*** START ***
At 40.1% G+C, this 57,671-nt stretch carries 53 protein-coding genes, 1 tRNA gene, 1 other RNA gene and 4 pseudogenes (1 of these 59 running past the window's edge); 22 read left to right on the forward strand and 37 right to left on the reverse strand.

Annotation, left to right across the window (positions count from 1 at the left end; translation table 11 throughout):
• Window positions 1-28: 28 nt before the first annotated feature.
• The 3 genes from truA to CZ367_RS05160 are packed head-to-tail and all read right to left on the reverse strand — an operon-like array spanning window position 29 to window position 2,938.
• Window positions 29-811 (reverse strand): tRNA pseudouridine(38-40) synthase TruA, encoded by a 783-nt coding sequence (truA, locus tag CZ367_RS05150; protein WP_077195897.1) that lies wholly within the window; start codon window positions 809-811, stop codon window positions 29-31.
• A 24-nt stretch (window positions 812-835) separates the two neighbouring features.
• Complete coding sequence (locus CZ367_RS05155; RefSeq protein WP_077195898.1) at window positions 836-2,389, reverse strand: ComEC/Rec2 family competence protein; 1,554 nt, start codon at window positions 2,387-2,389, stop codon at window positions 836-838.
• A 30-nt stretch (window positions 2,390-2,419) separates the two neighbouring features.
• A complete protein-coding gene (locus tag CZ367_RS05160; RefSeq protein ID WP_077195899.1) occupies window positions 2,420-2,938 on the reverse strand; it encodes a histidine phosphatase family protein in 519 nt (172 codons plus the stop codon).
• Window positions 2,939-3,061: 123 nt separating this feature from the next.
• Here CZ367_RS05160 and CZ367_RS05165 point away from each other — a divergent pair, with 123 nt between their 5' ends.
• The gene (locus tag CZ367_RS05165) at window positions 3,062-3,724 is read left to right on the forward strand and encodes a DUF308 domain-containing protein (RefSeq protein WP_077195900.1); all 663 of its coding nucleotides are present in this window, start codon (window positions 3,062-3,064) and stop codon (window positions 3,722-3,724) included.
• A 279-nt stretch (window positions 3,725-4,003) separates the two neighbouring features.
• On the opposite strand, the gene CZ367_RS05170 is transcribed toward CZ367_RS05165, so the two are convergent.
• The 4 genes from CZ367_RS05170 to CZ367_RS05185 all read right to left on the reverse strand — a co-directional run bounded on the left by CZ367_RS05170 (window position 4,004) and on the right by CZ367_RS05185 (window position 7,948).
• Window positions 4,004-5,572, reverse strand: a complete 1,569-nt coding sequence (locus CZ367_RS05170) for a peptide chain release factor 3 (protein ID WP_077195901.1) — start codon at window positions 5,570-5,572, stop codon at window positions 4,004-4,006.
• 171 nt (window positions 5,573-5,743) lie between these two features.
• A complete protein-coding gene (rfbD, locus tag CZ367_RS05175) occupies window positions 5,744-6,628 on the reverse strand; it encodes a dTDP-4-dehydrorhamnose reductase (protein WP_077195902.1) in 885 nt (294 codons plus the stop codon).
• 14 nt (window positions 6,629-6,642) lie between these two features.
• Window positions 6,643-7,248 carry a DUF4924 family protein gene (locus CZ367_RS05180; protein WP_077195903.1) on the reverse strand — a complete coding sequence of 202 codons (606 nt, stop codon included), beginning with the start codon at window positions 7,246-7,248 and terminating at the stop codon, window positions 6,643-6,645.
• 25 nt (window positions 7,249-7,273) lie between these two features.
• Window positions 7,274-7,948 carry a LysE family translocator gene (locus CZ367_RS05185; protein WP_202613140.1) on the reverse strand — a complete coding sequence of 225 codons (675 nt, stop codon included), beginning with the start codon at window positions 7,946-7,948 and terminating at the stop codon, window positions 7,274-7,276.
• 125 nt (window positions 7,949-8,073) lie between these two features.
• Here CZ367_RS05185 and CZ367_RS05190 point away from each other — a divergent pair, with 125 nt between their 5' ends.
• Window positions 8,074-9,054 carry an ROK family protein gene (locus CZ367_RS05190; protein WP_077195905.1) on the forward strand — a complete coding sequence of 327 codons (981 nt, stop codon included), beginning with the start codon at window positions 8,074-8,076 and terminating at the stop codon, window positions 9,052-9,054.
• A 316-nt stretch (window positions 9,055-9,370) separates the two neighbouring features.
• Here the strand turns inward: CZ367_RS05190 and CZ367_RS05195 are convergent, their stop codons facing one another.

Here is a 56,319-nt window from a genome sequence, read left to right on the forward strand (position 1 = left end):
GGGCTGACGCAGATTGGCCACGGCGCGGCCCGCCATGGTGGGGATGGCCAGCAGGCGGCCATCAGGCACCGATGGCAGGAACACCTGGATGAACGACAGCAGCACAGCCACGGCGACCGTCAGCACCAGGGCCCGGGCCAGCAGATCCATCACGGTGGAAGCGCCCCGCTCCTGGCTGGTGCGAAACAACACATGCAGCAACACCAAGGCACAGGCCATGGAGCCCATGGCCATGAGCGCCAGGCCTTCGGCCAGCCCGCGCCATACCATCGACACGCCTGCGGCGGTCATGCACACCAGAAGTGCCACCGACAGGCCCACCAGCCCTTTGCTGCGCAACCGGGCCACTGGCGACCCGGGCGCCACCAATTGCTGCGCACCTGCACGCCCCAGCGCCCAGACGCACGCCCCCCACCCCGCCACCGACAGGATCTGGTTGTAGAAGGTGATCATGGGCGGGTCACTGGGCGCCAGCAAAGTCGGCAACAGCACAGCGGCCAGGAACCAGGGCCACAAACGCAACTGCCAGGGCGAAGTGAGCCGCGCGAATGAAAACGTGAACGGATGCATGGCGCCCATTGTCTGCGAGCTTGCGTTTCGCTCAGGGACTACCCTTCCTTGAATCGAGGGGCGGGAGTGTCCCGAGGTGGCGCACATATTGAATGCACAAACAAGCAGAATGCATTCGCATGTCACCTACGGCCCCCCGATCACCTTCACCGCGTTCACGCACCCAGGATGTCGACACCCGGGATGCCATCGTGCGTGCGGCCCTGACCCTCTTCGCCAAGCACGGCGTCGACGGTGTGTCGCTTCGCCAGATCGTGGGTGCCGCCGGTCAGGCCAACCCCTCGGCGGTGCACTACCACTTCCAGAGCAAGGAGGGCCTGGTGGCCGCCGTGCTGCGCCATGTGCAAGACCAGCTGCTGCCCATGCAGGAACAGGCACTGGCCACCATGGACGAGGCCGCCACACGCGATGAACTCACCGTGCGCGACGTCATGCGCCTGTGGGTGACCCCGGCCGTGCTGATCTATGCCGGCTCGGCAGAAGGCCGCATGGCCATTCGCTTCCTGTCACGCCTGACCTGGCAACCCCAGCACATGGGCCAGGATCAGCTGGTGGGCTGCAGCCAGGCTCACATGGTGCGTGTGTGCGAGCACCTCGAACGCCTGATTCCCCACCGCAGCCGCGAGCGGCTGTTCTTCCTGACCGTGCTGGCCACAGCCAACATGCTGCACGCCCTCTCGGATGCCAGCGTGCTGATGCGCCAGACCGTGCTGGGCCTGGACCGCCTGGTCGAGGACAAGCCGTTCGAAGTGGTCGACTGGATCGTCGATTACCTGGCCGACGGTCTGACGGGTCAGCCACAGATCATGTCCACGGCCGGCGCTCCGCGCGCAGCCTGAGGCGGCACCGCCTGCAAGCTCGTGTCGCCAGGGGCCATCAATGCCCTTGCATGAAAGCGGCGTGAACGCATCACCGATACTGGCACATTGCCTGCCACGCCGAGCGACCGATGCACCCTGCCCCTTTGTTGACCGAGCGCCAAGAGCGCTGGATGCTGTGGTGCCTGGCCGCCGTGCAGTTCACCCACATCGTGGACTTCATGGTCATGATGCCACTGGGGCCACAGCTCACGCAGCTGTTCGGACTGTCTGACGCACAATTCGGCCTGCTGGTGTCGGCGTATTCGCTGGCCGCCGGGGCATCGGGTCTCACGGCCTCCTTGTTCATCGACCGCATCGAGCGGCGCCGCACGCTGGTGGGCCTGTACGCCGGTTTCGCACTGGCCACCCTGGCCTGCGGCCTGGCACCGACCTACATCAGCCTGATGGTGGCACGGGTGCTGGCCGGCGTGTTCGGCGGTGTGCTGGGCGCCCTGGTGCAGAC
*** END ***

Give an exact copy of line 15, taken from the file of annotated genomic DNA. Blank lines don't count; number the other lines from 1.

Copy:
• The 4 genes from CZ367_RS05170 to CZ367_RS05185 all read right to left on the reverse strand — a co-directional run bounded on the left by CZ367_RS05170 (window position 4,004) and on the right by CZ367_RS05185 (window position 7,948).